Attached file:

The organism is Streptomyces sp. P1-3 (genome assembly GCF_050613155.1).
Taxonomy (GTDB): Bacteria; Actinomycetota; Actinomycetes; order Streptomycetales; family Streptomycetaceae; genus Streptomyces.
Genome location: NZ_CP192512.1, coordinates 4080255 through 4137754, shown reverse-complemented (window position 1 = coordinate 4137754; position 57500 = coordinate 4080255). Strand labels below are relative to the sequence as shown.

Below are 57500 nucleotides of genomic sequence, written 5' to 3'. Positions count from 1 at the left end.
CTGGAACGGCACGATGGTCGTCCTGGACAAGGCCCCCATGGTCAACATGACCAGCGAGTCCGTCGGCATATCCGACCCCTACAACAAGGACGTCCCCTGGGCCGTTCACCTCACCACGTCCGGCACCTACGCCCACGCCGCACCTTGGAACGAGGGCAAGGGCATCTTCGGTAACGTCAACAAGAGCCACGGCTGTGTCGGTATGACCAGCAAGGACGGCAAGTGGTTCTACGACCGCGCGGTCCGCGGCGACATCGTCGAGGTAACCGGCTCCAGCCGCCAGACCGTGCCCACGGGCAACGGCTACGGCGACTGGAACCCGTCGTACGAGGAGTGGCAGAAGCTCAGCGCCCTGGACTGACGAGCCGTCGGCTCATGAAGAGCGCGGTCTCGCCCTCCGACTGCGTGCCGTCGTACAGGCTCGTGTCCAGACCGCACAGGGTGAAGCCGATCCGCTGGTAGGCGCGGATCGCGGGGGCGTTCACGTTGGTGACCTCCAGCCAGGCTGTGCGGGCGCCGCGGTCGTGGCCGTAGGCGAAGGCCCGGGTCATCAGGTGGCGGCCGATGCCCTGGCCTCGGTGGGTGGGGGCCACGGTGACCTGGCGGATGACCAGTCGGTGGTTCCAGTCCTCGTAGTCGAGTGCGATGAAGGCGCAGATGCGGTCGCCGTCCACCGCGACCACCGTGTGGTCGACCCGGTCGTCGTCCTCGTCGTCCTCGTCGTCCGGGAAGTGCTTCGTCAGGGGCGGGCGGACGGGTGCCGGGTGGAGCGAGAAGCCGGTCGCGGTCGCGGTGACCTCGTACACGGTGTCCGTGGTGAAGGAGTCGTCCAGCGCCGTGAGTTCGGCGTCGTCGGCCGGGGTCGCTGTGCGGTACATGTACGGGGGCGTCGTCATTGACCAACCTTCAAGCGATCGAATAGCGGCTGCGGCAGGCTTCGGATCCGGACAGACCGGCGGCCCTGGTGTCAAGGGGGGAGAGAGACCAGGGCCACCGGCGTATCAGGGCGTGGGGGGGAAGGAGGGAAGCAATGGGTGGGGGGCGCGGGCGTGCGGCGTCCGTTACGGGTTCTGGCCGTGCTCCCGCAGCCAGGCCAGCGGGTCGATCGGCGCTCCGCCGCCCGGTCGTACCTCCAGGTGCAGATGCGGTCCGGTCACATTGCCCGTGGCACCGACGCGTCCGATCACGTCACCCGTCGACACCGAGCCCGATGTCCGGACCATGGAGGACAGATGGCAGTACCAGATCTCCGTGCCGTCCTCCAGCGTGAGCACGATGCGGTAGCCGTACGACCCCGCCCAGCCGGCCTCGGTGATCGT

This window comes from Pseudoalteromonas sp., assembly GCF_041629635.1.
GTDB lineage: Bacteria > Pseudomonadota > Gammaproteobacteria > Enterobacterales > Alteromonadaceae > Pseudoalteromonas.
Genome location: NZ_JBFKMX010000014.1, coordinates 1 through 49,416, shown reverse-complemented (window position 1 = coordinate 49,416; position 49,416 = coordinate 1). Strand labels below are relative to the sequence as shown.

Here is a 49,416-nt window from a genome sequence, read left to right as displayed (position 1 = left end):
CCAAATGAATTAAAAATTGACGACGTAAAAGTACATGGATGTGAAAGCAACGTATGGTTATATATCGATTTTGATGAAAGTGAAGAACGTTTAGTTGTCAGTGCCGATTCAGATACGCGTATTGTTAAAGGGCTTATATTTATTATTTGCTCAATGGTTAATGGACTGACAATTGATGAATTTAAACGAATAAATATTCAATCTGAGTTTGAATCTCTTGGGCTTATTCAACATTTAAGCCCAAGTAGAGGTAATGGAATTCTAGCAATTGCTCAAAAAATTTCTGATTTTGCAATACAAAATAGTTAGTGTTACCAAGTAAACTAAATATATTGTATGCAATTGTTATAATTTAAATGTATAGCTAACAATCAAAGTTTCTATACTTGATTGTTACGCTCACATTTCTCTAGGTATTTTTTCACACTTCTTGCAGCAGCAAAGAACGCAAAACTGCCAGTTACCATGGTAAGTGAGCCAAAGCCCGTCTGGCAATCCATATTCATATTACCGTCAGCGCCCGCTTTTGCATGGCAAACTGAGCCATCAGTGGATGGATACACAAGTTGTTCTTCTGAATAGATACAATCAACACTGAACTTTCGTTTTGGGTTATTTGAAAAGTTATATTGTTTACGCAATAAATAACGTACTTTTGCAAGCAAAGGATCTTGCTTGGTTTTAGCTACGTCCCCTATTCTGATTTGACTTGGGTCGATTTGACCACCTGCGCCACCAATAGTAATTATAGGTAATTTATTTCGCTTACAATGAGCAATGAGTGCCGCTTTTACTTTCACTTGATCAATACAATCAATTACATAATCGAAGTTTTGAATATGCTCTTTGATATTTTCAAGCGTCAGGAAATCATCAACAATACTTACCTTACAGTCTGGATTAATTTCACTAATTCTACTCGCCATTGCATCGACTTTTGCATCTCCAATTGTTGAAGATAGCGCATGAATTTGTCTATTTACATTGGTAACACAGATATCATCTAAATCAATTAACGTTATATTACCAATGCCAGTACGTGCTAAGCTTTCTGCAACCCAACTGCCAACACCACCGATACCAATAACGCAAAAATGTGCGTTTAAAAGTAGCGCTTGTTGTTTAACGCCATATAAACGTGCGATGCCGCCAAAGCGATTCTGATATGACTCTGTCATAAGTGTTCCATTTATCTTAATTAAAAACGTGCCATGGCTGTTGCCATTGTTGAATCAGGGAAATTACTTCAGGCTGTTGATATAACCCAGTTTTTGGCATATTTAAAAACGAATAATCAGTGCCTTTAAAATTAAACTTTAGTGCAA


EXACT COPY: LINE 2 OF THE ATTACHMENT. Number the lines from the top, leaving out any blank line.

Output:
Taxonomy (GTDB): Bacteria; Actinomycetota; Actinomycetes; order Streptomycetales; family Streptomycetaceae; genus Streptomyces.